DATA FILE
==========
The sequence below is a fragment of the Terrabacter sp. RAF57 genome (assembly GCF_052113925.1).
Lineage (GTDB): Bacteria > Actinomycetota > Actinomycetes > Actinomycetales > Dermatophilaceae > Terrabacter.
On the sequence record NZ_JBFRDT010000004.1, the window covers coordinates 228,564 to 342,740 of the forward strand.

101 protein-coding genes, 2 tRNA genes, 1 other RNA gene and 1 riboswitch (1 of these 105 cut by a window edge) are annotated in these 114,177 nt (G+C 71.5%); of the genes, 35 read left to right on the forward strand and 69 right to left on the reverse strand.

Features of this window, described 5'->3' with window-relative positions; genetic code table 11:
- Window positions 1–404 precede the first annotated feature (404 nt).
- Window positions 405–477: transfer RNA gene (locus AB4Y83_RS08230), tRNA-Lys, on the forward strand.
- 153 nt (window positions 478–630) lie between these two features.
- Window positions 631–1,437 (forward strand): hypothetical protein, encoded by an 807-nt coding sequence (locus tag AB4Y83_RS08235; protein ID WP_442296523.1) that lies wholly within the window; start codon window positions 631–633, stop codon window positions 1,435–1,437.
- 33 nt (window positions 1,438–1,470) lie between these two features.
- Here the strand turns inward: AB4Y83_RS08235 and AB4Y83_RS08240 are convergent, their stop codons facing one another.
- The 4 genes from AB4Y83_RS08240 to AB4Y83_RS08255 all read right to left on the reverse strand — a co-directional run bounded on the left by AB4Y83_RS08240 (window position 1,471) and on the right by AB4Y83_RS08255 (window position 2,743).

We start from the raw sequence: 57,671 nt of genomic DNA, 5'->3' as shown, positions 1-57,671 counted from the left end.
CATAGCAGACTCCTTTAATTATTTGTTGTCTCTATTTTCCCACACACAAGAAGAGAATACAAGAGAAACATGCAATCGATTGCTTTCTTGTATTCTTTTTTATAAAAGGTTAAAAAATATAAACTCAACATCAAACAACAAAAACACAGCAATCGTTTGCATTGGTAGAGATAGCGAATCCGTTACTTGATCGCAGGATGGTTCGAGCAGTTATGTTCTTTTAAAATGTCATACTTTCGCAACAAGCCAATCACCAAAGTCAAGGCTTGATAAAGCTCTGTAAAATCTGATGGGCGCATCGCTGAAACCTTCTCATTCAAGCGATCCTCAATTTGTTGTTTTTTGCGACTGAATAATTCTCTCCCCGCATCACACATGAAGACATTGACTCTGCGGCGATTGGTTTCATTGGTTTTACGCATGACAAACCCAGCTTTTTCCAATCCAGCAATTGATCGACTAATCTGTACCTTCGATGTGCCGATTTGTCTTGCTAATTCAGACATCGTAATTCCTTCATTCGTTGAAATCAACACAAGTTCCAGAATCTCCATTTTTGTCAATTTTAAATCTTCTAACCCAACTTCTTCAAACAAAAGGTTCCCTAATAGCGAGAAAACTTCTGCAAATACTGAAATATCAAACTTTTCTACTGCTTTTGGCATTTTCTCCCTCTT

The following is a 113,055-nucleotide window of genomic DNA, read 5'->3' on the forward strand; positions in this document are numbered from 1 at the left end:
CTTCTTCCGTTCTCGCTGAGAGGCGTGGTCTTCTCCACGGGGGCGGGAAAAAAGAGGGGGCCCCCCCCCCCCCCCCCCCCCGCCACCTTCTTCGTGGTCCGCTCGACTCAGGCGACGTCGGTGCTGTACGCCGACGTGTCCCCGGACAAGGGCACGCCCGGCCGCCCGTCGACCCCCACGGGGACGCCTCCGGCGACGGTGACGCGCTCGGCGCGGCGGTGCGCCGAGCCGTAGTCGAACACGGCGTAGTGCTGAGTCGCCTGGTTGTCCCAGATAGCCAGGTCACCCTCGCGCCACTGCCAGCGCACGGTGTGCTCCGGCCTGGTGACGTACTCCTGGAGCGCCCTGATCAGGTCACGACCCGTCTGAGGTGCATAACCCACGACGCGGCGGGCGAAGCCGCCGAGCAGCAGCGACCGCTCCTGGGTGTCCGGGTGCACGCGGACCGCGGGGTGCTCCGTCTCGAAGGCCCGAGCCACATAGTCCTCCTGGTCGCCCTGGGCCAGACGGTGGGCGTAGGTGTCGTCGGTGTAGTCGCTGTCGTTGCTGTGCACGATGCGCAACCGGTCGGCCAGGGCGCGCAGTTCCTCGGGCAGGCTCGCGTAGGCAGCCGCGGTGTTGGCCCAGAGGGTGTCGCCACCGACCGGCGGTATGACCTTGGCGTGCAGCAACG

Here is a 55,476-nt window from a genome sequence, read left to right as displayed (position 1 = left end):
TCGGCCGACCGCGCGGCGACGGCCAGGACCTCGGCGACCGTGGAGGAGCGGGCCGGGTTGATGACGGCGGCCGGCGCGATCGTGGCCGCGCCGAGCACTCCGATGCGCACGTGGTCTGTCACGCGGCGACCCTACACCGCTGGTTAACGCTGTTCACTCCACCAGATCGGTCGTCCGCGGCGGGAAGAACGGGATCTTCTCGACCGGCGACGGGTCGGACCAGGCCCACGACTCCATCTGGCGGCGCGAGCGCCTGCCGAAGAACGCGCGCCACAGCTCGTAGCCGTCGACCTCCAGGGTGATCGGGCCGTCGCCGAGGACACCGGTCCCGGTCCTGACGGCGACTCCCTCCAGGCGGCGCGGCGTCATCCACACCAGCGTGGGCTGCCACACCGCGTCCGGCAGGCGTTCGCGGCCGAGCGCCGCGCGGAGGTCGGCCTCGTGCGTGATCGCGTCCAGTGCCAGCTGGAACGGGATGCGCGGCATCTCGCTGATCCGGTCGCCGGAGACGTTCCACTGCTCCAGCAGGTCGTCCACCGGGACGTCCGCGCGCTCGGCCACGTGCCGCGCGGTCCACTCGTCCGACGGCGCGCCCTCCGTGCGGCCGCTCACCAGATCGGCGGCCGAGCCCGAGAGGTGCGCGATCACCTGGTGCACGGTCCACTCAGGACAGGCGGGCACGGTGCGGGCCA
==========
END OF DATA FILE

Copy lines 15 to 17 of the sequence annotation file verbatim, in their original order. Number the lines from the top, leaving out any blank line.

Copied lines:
The following is a 113,055-nucleotide window of genomic DNA, read 5'->3' on the forward strand; positions in this document are numbered from 1 at the left end:
CTTCTTCCGTTCTCGCTGAGAGGCGTGGTCTTCTCCACGGGGGCGGGAAAAAAGAGGGGGCCCCCCCCCCCCCCCCCCCCCGCCACCTTCTTCGTGGTCCGCTCGACTCAGGCGACGTCGGTGCTGTACGCCGACGTGTCCCCGGACAAGGGCACGCCCGGCCGCCCGTCGACCCCCACGGGGACGCCTCCGGCGACGGTGACGCGCTCGGCGCGGCGGTGCGCCGAGCCGTAGTCGAACACGGCGTAGTGCTGAGTCGCCTGGTTGTCCCAGATAGCCAGGTCACCCTCGCGCCACTGCCAGCGCACGGTGTGCTCCGGCCTGGTGACGTACTCCTGGAGCGCCCTGATCAGGTCACGACCCGTCTGAGGTGCATAACCCACGACGCGGCGGGCGAAGCCGCCGAGCAGCAGCGACCGCTCCTGGGTGTCCGGGTGCACGCGGACCGCGGGGTGCTCCGTCTCGAAGGCCCGAGCCACATAGTCCTCCTGGTCGCCCTGGGCCAGACGGTGGGCGTAGGTGTCGTCGGTGTAGTCGCTGTCGTTGCTGTGCACGATGCGCAACCGGTCGGCCAGGGCGCGCAGTTCCTCGGGCAGGCTCGCGTAGGCAGCCGCGGTGTTGGCCCAGAGGGTGTCGCCACCGACCGGCGGTATGACCTTGGCGTGCAGCAACG

Here is a 55,476-nt window from a genome sequence, read left to right as displayed (position 1 = left end):